These cases were challenged by the aggrieved persons in the Supreme Court. It was argued by the Attorney General, on behalf of the Government, that the judiciary could, in no way be concerned with the question of policy nor could it exercise the power to strike down any provision of the constitution on the basis of any other document, however important or sanctified it may be. He argued that the constitution, once framed and adopted, had become the organic law of the state and there was no power or authority that could exist outside the constitution. However, the court accepted its position- that it derived its powers and jurisdiction from the constitution and it had to confine itself within the set limits by which it had taken oath to protect and preserve.

Once the Bhutto government was deposed by Gen. Zia-Ul-Haq on 5th July 1977 and Martial law was imposed, the Nawab Mohammad Raza Kasuri Murder case was opened. The Lahore High Court bench headed by Justice Moulvi Mushtaq Hussain on 18th March 1978 sentenced him and four other officers to death and later his appeal was dismissed by the Supreme Court of Pakistan on 6th Feb. 1979 by a 4-3 decision. Bhutto was hanged on 4th April 1979.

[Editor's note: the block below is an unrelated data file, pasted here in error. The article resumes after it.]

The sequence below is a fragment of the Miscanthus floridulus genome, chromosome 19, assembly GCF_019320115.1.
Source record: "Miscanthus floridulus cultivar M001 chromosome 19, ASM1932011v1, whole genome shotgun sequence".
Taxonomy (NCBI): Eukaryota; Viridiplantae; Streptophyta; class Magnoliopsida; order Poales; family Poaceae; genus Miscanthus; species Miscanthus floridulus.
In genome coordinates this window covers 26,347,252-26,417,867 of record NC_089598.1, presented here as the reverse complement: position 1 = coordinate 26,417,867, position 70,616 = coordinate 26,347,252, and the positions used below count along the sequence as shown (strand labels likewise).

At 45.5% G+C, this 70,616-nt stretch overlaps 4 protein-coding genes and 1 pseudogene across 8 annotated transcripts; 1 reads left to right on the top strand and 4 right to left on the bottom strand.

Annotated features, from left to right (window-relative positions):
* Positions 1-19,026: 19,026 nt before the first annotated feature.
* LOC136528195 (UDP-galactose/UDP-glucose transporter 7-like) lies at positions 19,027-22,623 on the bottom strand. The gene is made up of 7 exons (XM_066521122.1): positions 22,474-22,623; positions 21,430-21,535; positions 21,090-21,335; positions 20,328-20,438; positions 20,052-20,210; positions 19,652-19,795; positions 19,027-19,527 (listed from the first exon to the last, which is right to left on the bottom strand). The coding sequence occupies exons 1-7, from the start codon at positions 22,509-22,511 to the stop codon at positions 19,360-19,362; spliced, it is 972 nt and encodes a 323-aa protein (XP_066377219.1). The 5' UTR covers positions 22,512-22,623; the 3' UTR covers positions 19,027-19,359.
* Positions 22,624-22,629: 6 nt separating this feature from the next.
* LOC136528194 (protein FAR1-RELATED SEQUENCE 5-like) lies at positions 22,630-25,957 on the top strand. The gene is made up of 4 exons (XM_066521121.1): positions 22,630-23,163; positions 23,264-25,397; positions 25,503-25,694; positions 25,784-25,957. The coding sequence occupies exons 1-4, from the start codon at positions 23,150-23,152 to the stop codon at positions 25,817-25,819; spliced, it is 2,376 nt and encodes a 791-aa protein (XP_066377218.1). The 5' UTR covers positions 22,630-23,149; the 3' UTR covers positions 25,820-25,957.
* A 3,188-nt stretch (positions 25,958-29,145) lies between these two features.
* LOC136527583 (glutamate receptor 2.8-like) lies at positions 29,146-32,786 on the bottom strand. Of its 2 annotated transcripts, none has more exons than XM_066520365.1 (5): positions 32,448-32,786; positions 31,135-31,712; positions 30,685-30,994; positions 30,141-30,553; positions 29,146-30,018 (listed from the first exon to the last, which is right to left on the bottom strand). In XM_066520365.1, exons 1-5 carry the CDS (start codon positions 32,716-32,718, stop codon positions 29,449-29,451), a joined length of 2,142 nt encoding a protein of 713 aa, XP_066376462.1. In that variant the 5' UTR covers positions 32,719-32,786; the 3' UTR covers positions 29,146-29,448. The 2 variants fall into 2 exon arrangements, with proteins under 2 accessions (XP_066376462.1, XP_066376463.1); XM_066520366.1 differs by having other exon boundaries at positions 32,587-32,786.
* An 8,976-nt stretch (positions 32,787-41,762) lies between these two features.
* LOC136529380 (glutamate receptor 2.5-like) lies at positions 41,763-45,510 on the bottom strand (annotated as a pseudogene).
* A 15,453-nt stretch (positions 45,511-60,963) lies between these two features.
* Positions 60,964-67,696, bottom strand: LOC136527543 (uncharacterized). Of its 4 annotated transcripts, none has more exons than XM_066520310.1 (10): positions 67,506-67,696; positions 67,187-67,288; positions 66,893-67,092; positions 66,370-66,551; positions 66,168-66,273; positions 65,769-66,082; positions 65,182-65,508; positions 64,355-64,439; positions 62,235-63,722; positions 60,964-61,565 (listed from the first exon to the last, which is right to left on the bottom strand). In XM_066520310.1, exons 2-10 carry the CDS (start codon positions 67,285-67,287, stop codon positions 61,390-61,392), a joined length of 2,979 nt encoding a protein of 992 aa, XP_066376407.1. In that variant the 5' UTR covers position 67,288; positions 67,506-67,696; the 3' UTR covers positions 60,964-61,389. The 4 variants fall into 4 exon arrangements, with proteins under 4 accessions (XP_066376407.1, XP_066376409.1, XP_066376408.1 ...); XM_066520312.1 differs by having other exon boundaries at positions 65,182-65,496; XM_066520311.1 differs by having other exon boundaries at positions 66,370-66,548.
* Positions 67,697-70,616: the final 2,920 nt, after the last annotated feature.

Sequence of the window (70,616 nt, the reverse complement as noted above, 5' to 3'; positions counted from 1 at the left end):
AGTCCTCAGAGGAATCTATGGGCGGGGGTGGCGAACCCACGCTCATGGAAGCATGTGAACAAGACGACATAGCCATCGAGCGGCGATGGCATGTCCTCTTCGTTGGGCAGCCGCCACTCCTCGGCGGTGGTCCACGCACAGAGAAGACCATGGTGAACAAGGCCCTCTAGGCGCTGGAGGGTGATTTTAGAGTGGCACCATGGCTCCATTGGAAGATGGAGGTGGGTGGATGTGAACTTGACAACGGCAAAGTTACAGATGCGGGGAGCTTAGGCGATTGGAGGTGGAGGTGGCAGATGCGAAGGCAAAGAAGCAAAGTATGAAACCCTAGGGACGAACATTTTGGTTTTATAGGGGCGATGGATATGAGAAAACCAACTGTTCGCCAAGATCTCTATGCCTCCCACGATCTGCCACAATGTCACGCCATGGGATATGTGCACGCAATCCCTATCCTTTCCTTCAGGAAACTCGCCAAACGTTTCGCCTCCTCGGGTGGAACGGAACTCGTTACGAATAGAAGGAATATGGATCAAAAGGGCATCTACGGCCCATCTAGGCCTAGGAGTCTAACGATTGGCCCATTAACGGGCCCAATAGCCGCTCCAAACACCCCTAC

After the judiciary helped the regime to eliminate Bhutto, it was no longer of any use to the military regime. It did not take long to lead to a confrontation, resulting in emasculation of judiciary and its complete humiliation and capitulation in March, 1981. From March 1981 until the death of Zia in August 1988, was perhaps the longest period when the judiciary had been reduced to complete damp squib. No constitutional matter of substance was either filed before or entertained by it during this period under the stewardship of Muhammad Haleem. However, after the death of Zia in Aug, 1988 and until the retirement of Chief Justice Haleem in Dec, 1989, Pakistan witnessed an activist Supreme Court under the same Chief Justice.